For Melania, accomplishing the feat of relatability will be much tougher; after all, she is a former high-fashion model married to a billionaire who has the highest unfavorable ratings of any presidential nominee recorded in history. But she is the Trump surrogate best positioned to take a shot at it.  If Melania follows in the footsteps of her predecessors, here are some of the points she will likely make.

I’m just like you. Melania will make the case that she has experienced the personal and professional obstacles that most Americans share.  It is an argument that Trump’s children probably cannot make convincingly. She will share the story of her upbringing in Slovenia, her experience emigrating to the United States and learning English, and starting her career as a teenager in a highly competitive industry—one that is fraught with many of the same impediments to success and discrimination towards women as any other business—with no connections or financial assistance. She will emphasize that motherhood is the most important part of her identity, and mention the complications of balancing work and home and making time for everyone in a big, blended family. And she will say it all with the humility of an outsider, a person who has little experience with public speaking and little interest in partisan politics, but who will go to uncomfortable and unfamiliar lengths to support a person she loves who has supported her all along.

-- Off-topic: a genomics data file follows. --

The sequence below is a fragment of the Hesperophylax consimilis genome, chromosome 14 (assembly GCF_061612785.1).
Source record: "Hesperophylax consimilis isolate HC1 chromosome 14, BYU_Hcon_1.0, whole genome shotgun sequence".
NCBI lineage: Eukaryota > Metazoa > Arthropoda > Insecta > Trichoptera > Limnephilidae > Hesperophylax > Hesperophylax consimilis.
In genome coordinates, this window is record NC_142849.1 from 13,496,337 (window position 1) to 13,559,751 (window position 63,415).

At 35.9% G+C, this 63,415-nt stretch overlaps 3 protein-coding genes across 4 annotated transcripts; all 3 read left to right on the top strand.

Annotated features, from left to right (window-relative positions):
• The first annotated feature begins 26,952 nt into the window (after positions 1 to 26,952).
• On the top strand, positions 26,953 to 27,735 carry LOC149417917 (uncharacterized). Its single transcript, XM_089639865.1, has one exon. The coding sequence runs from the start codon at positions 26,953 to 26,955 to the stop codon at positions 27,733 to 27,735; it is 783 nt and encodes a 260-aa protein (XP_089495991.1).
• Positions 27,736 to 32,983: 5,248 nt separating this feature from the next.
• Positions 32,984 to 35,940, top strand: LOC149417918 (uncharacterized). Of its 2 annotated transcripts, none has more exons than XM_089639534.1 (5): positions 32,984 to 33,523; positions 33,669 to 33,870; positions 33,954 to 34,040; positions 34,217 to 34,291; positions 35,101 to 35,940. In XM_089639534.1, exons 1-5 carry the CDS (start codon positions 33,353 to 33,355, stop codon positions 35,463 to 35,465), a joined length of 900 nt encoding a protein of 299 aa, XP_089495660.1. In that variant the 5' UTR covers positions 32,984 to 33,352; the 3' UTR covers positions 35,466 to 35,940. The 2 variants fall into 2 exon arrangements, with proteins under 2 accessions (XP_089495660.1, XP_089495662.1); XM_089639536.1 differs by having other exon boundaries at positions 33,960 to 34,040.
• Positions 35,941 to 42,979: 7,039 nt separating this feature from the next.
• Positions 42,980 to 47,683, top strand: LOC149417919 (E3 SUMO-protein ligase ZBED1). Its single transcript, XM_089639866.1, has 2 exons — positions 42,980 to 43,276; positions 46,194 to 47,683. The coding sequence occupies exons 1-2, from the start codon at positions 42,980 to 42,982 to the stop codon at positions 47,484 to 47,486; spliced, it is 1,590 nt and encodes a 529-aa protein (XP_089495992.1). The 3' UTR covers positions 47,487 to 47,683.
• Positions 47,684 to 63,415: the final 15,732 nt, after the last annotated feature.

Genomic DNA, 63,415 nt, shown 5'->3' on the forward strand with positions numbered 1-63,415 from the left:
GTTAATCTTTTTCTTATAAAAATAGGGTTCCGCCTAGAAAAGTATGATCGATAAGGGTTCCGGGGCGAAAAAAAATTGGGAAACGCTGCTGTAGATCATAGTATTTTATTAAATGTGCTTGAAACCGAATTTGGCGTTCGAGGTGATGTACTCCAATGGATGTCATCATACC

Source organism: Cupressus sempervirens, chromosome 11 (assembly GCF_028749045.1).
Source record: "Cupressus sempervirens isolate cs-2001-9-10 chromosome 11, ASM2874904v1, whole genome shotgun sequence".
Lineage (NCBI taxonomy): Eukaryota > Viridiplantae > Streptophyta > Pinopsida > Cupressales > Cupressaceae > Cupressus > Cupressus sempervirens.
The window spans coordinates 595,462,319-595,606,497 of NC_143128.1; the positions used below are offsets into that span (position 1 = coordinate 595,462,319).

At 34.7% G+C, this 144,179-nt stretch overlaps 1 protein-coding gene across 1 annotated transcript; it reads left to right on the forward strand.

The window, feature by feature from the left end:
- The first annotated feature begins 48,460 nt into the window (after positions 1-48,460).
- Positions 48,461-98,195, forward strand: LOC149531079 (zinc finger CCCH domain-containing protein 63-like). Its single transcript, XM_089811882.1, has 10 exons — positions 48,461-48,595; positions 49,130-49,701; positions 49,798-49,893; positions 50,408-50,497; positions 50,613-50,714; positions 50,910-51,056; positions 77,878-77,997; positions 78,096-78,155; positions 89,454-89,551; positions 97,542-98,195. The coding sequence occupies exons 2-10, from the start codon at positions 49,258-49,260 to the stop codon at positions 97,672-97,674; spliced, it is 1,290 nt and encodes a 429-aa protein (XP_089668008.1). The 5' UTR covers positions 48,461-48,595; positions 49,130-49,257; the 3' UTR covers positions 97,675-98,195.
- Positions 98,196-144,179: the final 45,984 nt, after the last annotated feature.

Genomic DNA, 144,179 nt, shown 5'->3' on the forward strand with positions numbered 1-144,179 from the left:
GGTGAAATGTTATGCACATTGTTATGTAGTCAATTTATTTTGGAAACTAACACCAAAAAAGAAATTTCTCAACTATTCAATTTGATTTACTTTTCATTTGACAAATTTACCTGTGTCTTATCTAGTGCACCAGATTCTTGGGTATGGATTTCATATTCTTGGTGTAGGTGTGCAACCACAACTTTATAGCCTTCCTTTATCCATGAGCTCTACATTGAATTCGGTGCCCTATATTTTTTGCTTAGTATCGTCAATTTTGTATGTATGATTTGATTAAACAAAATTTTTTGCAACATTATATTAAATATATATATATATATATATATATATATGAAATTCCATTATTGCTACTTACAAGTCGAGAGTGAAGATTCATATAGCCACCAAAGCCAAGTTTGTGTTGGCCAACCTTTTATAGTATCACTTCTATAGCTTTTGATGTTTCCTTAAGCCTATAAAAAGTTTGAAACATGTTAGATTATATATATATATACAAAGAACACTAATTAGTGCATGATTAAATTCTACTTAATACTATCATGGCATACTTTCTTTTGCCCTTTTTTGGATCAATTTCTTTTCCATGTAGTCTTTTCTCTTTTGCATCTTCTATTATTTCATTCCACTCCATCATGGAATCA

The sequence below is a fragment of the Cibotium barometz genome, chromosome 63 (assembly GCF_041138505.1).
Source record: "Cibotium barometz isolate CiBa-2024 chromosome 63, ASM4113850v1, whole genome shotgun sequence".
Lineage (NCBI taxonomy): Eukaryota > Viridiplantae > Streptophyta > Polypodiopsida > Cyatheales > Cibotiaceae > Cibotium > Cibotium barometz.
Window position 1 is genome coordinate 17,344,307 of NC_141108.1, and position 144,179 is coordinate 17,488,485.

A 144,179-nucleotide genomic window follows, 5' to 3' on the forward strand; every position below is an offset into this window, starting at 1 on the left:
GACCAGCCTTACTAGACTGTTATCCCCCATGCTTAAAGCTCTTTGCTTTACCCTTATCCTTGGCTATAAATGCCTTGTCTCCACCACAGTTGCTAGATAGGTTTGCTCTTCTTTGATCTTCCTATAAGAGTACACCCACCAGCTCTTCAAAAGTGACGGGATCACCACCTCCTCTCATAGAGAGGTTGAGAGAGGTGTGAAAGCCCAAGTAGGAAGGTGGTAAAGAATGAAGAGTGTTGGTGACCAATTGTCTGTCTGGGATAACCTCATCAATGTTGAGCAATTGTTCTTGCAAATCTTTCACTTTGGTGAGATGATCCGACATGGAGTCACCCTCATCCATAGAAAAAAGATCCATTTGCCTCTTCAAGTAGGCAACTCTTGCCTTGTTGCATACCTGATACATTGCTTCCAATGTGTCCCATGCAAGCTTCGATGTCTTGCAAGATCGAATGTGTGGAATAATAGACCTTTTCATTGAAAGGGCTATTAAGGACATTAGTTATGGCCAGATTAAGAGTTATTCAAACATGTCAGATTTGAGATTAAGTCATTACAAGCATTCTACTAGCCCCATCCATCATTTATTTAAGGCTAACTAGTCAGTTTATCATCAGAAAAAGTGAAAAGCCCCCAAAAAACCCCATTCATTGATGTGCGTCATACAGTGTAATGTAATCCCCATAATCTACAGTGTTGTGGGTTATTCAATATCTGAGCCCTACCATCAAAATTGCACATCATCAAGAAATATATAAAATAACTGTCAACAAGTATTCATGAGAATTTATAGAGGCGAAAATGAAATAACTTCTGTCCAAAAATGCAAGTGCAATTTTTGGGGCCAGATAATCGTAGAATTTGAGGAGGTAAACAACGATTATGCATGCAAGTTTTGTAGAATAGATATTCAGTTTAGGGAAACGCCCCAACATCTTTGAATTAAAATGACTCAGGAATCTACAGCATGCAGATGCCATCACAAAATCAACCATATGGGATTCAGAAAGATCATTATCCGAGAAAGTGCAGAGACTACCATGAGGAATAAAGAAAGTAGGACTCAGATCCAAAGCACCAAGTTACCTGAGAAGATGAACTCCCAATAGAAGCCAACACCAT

Donald Trump is just like us. Melania will then propose that Donald Trump shares the same priorities of self-reliance, success through risk-taking, hard work, and love of country that she and many Americans value, despite having a very different background. She will tell the audience that it is one of the reasons she fell in love with him. She will say that that Donald Trump has suffered loss and overcome challenges, and that he cares about struggling families just as much as he cares for his own. She will testify that he helps disadvantaged people and communities and describe how he interacts with his family and his colleagues away from the cameras. She will describe how Donald Trump settles differences in opinion and forms unlikely coalitions.

Donald Trump will be a great president. Melania will make the concluding case that the character attributes her husband possesses make him a good leader. She will argue that what makes Trump a superb businessman, father, husband, and neighbor are the same traits presidents must have.

These are the things Mrs. Trump will say if she plans to make the same emotional appeal to voters that candidate spouses have made in the past. Then again, the Trump campaign has never heeded the traditional campaign playbook.